CaSTLe - Classification of single cells by transfer learning: Harnessing the power of publicly available single cell RNA sequencing experiments to annotate new experiments Academic Article uri icon


  • Single-cell RNA sequencing (scRNA-seq) is an emerging technology for profiling the gene expression of thousands of cells at the single cell resolution. Currently, the labeling of cells in an scRNA-seq dataset is performed by manually characterizing clusters of cells or by fluorescence-activated cell sorting (FACS). Both methods have inherent drawbacks: The first depends on the clustering algorithm used and the knowledge and arbitrary decisions of the annotator, and the second involves an experimental step in addition to the sequencing and cannot be incorporated into the higher throughput scRNA-seq methods. We therefore suggest a different approach for cell labeling, namely, classifying cells from scRNA-seq datasets by using a model transferred from different (previously labeled) datasets. This approach can complement existing methods, and–in some cases–even replace them. Such a transfer-learning framework requires selecting informative features and training a classifier. The specific implementation for the framework that we propose, designated ''CaSTLe–classification of single cells by transfer learning,'' is based on a robust feature engineering workflow and an XGBoost classification model built on these features. Evaluation of CaSTLe against two benchmark feature-selection and classification methods showed that it outperformed the benchmark methods in most cases and yielded satisfactory classification accuracy in a consistent manner. CaSTLe has the additional advantage of being parallelizable and well suited to large datasets. We showed that it was possible to classify cell types using transfer learning, even when the databases contained a very small number of genes, and our study thus indicates the potential applicability of this approach for analysis of scRNA-seq datasets.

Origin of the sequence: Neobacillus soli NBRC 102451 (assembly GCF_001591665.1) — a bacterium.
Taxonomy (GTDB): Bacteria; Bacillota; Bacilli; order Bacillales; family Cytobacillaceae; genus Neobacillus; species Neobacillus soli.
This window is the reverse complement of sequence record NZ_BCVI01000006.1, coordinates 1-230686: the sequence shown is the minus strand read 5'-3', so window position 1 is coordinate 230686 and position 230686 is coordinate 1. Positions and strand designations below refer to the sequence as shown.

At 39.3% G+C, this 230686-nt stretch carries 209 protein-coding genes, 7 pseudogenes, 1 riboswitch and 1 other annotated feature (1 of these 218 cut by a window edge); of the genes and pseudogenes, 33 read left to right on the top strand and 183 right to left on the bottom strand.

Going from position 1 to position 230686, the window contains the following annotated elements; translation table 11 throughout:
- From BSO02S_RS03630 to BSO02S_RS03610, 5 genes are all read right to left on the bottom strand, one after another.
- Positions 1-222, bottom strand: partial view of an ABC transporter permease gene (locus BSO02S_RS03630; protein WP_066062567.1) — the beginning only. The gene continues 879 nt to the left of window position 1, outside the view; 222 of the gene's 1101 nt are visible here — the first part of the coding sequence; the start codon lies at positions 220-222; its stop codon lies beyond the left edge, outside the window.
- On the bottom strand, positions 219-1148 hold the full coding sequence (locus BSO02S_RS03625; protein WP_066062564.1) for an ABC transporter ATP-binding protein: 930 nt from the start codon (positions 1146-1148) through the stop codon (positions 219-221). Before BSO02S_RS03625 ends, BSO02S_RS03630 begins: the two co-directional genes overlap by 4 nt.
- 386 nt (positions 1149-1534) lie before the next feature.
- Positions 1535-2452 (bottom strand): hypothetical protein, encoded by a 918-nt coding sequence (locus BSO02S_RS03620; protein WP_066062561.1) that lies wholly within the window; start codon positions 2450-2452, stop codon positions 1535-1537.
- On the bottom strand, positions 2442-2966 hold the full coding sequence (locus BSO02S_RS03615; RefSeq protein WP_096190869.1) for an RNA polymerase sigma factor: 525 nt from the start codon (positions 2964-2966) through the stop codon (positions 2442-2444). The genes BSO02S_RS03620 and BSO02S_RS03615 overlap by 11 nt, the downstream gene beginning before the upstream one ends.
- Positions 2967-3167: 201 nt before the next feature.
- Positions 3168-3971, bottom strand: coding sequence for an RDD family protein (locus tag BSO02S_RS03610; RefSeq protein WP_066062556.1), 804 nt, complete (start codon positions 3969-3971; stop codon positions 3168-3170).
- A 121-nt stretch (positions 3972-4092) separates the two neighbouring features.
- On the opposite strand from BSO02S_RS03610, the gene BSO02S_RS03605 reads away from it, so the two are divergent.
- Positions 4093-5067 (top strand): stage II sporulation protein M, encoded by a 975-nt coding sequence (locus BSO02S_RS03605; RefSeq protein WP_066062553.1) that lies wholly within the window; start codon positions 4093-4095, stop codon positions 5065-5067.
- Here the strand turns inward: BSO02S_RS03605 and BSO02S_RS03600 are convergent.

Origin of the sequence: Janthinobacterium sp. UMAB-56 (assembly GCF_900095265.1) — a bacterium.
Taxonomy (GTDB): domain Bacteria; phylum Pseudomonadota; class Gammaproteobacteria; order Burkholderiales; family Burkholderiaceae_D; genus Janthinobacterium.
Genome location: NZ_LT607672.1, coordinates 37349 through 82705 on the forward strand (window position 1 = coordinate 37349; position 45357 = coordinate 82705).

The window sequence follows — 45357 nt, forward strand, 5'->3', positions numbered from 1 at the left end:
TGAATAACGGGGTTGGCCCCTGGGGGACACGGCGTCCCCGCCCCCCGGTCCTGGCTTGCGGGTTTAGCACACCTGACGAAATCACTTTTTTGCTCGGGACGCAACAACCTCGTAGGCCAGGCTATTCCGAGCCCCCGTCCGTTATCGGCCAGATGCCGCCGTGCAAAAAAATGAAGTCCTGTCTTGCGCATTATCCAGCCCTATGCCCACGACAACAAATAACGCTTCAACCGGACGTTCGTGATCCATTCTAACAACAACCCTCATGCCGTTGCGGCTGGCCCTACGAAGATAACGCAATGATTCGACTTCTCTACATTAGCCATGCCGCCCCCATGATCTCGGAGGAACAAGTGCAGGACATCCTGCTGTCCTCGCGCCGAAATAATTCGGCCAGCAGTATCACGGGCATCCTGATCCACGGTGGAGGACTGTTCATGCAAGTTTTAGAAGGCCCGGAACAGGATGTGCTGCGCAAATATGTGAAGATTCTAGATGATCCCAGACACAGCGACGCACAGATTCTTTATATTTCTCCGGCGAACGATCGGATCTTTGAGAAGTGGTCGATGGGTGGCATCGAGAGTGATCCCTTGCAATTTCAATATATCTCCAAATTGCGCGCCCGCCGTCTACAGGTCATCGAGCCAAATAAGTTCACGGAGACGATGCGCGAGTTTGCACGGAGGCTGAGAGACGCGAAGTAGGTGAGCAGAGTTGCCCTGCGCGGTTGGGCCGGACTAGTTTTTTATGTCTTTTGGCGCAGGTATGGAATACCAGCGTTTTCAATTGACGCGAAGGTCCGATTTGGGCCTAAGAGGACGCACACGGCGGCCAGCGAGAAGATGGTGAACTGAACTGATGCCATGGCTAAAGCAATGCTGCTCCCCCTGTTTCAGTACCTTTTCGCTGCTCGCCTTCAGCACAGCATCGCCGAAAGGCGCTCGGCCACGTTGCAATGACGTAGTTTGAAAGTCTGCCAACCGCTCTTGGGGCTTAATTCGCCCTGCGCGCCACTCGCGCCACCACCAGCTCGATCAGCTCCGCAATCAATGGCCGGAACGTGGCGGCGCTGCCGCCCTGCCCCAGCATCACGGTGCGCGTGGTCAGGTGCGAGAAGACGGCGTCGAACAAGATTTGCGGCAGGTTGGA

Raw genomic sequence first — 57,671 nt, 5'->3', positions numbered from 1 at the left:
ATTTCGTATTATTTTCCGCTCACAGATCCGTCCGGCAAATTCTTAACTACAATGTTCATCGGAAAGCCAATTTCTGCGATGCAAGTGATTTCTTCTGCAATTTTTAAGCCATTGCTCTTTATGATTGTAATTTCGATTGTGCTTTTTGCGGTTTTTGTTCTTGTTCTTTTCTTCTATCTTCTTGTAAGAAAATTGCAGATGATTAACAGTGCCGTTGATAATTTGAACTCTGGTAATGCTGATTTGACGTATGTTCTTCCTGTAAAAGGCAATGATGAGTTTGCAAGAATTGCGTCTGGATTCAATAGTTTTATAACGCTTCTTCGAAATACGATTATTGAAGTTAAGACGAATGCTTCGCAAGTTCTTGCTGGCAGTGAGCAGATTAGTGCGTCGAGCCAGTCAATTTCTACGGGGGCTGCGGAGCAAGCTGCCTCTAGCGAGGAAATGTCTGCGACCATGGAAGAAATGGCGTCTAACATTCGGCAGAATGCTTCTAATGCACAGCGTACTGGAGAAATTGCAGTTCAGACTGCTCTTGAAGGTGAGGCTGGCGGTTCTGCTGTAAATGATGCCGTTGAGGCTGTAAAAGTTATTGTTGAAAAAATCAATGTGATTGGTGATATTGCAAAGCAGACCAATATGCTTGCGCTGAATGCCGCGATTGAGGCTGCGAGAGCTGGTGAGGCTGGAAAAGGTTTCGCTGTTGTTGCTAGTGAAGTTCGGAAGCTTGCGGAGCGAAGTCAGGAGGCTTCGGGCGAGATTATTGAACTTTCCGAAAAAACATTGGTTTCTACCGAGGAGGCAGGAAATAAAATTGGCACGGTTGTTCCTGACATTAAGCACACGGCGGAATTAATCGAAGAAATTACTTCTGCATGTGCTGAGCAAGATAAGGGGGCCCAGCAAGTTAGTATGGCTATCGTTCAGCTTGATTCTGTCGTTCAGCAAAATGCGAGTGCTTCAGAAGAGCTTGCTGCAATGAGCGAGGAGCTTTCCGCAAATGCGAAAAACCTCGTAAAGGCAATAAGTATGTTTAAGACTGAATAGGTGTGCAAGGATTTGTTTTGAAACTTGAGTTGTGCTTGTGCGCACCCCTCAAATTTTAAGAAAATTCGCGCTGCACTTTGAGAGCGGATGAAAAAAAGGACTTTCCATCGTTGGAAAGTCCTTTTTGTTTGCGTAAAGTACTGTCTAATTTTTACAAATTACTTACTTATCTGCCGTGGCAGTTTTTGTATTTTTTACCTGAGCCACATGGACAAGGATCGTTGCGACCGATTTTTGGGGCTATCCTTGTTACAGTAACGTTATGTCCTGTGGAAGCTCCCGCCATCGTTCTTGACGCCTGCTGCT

publication date

  • January 1, 2018